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Topic: Talk of a Black Spider-Man. (Topic Closed Topic Closed) Post ReplyPost New Topic
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Marc M. Woolman
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Posted: 02 June 2010 at 1:47pm | IP Logged | 1  

One of the arguments I've read goes along the lines of " Black Panther and Luke Cage were created specifically to be black characters. That it is an essential part of who they are. Peter Parker's race was not essential to who he is"
I don't agree with this at all, it's basically saying being white is the default situation and white people have no cultural relevance or experiences unique to their ethnicity.

Following the "being white is not essential" reasoning, than any hereo or villain who is Black, but doesn't have "black" in their name or seem to be especially relevant to their character should be able to be swapped out for a white person, or a native American, or an Asian, etc. etc.

James Rhodes, by their reasoning doesn't have to be black. He's Tony Stark's best friend and an accomplished man in his own right. What part of that demands it's because he's black? Or how about the guy that swings the wrecking ball as a member of the wrecking crew? What part of that job function needs to be done a black person?
The proponents of the "being white isn't essential" arguement never seem to find examples where a black character could easilly have his/her race changed to something else. Yet by their criteria there would be plenty out there to choose from.

I'm of the opinion that any race or ethnicity has its own unique experiences and cultural significance, and even if the character's ethnicity is under-played it is an essential part of who the character is. I also think you should respect the character as created and popularized, if you're going to do a new story or movie about said character.


Edited by Marc M. Woolman on 02 June 2010 at 1:50pm
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Paulo Pereira
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Posted: 02 June 2010 at 1:55pm | IP Logged | 2  

Well said, Marc. White characters, especially iconic characters, shouldn't be seen as blank slates, onto which any ethnic background can be grafted.


Edited by Paulo Pereira on 02 June 2010 at 1:59pm
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John Byrne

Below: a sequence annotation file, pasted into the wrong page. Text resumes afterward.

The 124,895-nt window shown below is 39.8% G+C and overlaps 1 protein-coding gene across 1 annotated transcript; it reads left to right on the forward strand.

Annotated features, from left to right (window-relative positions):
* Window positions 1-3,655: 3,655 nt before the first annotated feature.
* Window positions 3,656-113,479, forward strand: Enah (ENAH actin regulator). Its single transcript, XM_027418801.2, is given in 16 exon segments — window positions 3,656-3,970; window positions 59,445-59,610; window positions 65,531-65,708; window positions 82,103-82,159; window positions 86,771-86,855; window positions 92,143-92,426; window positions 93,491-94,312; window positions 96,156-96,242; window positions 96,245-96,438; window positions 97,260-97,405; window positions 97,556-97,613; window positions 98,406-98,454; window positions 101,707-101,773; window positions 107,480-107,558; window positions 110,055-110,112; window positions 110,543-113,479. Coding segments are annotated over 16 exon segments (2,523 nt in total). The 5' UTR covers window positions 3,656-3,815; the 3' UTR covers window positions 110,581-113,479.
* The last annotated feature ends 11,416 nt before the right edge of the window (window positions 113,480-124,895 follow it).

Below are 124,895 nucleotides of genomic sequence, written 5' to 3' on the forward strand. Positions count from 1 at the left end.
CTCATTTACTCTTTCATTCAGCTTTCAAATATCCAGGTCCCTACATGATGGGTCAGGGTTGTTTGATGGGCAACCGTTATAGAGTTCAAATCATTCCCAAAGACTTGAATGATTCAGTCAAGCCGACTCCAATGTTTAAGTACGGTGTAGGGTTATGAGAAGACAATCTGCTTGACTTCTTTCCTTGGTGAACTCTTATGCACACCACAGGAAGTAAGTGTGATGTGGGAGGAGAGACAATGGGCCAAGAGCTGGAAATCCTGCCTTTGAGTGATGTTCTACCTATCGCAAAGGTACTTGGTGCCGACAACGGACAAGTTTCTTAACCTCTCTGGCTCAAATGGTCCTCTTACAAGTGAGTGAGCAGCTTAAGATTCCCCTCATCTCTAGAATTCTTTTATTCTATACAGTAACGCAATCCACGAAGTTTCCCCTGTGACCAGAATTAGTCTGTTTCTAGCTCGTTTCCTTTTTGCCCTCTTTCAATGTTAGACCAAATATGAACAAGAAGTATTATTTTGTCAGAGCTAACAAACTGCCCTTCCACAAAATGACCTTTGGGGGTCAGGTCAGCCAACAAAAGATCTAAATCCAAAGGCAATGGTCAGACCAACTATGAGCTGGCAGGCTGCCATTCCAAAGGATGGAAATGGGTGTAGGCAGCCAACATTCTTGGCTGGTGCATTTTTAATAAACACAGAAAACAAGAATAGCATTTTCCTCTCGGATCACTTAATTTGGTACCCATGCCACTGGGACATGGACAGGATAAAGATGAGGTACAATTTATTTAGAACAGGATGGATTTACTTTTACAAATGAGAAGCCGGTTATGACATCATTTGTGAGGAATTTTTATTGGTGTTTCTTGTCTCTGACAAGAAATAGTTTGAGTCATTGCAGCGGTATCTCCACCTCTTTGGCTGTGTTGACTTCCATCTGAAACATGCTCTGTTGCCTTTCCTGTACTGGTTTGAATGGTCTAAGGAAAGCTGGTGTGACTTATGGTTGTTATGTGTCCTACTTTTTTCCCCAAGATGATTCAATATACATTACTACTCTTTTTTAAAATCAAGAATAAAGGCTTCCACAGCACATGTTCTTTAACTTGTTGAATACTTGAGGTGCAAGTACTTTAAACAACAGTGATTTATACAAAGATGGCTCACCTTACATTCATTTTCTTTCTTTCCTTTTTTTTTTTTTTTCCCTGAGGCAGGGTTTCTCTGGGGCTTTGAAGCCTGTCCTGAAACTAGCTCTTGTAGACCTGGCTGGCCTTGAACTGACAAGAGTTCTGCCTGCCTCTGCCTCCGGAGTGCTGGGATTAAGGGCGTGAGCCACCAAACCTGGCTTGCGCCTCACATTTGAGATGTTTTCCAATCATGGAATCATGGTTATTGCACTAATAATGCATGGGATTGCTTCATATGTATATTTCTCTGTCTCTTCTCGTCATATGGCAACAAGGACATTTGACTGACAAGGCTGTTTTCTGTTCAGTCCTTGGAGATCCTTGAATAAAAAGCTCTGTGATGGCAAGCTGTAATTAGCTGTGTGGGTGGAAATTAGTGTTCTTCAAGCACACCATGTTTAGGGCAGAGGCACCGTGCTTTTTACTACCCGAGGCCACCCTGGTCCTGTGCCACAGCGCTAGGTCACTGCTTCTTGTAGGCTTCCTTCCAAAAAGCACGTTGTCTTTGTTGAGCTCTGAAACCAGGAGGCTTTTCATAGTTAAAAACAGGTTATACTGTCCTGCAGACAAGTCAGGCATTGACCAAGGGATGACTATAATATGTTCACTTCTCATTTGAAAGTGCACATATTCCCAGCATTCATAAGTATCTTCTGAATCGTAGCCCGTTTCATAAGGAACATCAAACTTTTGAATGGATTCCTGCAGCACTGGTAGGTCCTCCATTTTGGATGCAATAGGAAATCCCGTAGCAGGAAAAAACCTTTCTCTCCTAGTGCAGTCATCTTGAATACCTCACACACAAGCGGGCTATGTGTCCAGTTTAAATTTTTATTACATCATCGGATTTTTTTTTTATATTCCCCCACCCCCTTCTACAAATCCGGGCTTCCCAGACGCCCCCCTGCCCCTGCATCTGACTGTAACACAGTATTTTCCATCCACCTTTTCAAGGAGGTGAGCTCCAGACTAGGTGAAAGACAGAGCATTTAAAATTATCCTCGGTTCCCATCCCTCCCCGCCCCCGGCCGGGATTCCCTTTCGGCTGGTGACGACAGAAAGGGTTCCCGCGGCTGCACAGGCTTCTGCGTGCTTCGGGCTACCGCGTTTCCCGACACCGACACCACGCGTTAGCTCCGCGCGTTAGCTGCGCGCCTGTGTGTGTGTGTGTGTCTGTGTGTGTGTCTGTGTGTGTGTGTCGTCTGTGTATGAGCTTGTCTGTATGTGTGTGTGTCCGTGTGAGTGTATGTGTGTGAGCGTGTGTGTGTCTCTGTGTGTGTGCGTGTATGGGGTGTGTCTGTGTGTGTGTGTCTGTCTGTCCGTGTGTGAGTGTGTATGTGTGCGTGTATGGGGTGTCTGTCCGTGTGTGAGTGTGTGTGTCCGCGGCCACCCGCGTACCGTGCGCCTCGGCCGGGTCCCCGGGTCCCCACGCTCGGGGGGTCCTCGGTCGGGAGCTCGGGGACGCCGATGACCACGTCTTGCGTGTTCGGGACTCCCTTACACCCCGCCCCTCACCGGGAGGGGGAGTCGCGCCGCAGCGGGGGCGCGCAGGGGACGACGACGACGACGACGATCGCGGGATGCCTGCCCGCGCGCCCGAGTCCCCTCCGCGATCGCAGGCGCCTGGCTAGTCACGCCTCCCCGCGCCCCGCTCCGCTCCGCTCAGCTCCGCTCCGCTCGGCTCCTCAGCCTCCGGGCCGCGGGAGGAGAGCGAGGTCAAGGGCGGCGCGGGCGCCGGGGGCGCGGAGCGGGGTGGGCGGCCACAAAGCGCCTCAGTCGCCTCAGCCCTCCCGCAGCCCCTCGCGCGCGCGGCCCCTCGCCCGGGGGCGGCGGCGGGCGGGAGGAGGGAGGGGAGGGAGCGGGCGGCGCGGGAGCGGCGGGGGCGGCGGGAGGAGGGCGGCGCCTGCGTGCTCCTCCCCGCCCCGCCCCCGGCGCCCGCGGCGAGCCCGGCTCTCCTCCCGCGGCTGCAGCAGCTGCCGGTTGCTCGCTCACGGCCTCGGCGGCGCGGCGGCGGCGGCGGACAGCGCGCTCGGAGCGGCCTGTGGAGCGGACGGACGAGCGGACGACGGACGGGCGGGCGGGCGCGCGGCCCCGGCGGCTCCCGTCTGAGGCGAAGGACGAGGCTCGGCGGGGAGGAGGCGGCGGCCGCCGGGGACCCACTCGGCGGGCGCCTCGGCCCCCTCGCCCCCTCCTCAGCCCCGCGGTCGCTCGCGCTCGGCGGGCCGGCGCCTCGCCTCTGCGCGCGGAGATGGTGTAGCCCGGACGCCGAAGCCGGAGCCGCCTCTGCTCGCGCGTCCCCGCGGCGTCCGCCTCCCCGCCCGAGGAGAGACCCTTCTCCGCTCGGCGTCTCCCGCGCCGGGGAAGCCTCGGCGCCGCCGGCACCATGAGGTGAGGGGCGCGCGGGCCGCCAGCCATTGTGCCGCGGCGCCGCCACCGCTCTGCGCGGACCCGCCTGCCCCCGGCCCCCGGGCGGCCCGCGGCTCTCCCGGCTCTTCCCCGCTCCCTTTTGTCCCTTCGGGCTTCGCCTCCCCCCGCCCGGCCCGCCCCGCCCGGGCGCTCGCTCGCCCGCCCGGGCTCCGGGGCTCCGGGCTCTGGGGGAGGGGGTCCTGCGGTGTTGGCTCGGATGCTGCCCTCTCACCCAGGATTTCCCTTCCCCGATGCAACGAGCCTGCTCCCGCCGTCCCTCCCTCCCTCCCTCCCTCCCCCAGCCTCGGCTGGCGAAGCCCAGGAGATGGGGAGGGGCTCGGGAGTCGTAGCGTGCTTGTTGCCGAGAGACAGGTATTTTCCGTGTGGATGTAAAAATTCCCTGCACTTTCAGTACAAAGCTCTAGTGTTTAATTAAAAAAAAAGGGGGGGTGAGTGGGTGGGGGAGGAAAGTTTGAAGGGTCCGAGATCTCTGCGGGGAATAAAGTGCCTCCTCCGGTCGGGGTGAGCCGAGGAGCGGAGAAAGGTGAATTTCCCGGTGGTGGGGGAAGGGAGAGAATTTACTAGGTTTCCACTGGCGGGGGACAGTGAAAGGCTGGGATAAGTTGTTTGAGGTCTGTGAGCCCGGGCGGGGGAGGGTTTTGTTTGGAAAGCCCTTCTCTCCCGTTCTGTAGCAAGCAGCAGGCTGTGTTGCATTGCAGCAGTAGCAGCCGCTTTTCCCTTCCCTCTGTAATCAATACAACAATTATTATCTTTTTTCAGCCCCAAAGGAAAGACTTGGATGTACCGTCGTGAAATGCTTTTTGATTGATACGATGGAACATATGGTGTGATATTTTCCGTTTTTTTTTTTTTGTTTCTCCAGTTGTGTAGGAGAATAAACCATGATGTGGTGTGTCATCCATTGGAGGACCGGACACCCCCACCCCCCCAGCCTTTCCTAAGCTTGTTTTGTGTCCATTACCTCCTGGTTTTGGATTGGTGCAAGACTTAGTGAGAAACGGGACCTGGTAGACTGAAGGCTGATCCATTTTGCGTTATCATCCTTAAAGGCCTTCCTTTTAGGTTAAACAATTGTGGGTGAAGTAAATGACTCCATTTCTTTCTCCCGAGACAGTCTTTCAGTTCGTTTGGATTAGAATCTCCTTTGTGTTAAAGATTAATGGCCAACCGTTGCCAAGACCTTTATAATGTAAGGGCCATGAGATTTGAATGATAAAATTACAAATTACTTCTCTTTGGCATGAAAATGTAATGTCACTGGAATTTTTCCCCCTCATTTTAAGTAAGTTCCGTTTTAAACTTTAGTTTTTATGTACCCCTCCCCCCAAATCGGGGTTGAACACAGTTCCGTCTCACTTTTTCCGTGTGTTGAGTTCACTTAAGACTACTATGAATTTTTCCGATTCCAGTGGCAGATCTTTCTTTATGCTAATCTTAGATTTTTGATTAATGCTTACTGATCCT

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Posted: 02 June 2010 at 2:03pm | IP Logged | 3  

James Rhodes, by their reasoning doesn't have to be black. He's Tony Stark's best friend and an accomplished man in his own right. What part of that demands it's because he's black?

••

In the plot, there was no reference to Rhodey's race. It was my decision, as the first artist to draw him, to make him Black.

Now THAT'S "colorblind casting".

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John Byrne
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Posted: 02 June 2010 at 2:04pm | IP Logged | 4  

Roger Stern used to say that in Peter Parker, Stan and Steve had prefigured PORTNOY'S COMPLAINT, creating a character who was very much a New York Jew of their generation.
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Robert LaGuardia
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Posted: 02 June 2010 at 2:28pm | IP Logged | 5  

That's cool JB, never knew that.
And let me clarify that I don't want a black Spider-Man. Like Kevin and others have said the only justification needed for keeping Peter Parker Caucasian is that it's how he was created. It just doesn't bother me, it reminds me of what David Mazzuchelli wrote in the deluxe version of Batman: Year One-"Superheroes are real when they're drawn in ink."
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Frantz Kenol
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Posted: 02 June 2010 at 9:38pm | IP Logged | 6  

In the plot, there was no reference to Rhodey's race. It was my decision, as the first artist to draw him, to make him Black.

Now THAT'S "colorblind casting".


***************************


now THAT is a way to make a point.

Cool bit of trivia to know.

and thanks for That.


As a black man, nothing upsets me more than when a white character with a rich history is turned black, (or any other color).  well actually what I should say is nothing upsets me more than when more attention isn't paid to what the character is actually supposed to be like in the source material.

That includes, personality, height, weight, hair color, and oh yeah, race, any race change in any direction btw,...

If one wants to portray black/other characters (which I support), just create NEW characters in their own right. JB is right that it is demeaning to get a hand me down.


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Mike O'Brien
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Posted: 02 June 2010 at 11:15pm | IP Logged | 7